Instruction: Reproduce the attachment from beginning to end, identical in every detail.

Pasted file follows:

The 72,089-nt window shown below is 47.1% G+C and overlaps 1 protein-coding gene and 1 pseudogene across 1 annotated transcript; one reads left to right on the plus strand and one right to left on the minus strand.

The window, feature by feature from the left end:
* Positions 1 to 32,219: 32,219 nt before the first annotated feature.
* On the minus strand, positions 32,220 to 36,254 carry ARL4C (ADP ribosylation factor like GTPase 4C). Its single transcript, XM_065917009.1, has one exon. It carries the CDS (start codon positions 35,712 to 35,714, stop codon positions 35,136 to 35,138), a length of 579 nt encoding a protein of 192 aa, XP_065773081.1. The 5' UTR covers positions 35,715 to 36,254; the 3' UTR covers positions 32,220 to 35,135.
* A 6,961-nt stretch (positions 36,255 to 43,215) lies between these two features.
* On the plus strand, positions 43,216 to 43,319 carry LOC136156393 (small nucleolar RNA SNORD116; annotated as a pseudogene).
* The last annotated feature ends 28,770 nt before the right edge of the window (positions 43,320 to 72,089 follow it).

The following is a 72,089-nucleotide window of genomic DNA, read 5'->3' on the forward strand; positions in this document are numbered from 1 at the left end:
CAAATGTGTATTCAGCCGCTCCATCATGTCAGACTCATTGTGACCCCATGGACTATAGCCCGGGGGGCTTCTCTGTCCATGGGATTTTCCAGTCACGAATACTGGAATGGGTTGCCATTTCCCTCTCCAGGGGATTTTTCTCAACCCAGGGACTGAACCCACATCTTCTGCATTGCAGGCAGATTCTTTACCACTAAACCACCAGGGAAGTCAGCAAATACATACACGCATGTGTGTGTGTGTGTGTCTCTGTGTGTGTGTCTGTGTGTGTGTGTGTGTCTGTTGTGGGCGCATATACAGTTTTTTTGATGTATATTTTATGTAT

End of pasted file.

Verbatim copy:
The 72,089-nt window shown below is 47.1% G+C and overlaps 1 protein-coding gene and 1 pseudogene across 1 annotated transcript; one reads left to right on the plus strand and one right to left on the minus strand.

The window, feature by feature from the left end:
* Positions 1 to 32,219: 32,219 nt before the first annotated feature.
* On the minus strand, positions 32,220 to 36,254 carry ARL4C (ADP ribosylation factor like GTPase 4C). Its single transcript, XM_065917009.1, has one exon. It carries the CDS (start codon positions 35,712 to 35,714, stop codon positions 35,136 to 35,138), a length of 579 nt encoding a protein of 192 aa, XP_065773081.1. The 5' UTR covers positions 35,715 to 36,254; the 3' UTR covers positions 32,220 to 35,135.
* A 6,961-nt stretch (positions 36,255 to 43,215) lies between these two features.
* On the plus strand, positions 43,216 to 43,319 carry LOC136156393 (small nucleolar RNA SNORD116; annotated as a pseudogene).
* The last annotated feature ends 28,770 nt before the right edge of the window (positions 43,320 to 72,089 follow it).

The following is a 72,089-nucleotide window of genomic DNA, read 5'->3' on the forward strand; positions in this document are numbered from 1 at the left end:
CAAATGTGTATTCAGCCGCTCCATCATGTCAGACTCATTGTGACCCCATGGACTATAGCCCGGGGGGCTTCTCTGTCCATGGGATTTTCCAGTCACGAATACTGGAATGGGTTGCCATTTCCCTCTCCAGGGGATTTTTCTCAACCCAGGGACTGAACCCACATCTTCTGCATTGCAGGCAGATTCTTTACCACTAAACCACCAGGGAAGTCAGCAAATACATACACGCATGTGTGTGTGTGTGTGTCTCTGTGTGTGTGTCTGTGTGTGTGTGTGTGTCTGTTGTGGGCGCATATACAGTTTTTTTGATGTATATTTTATGTAT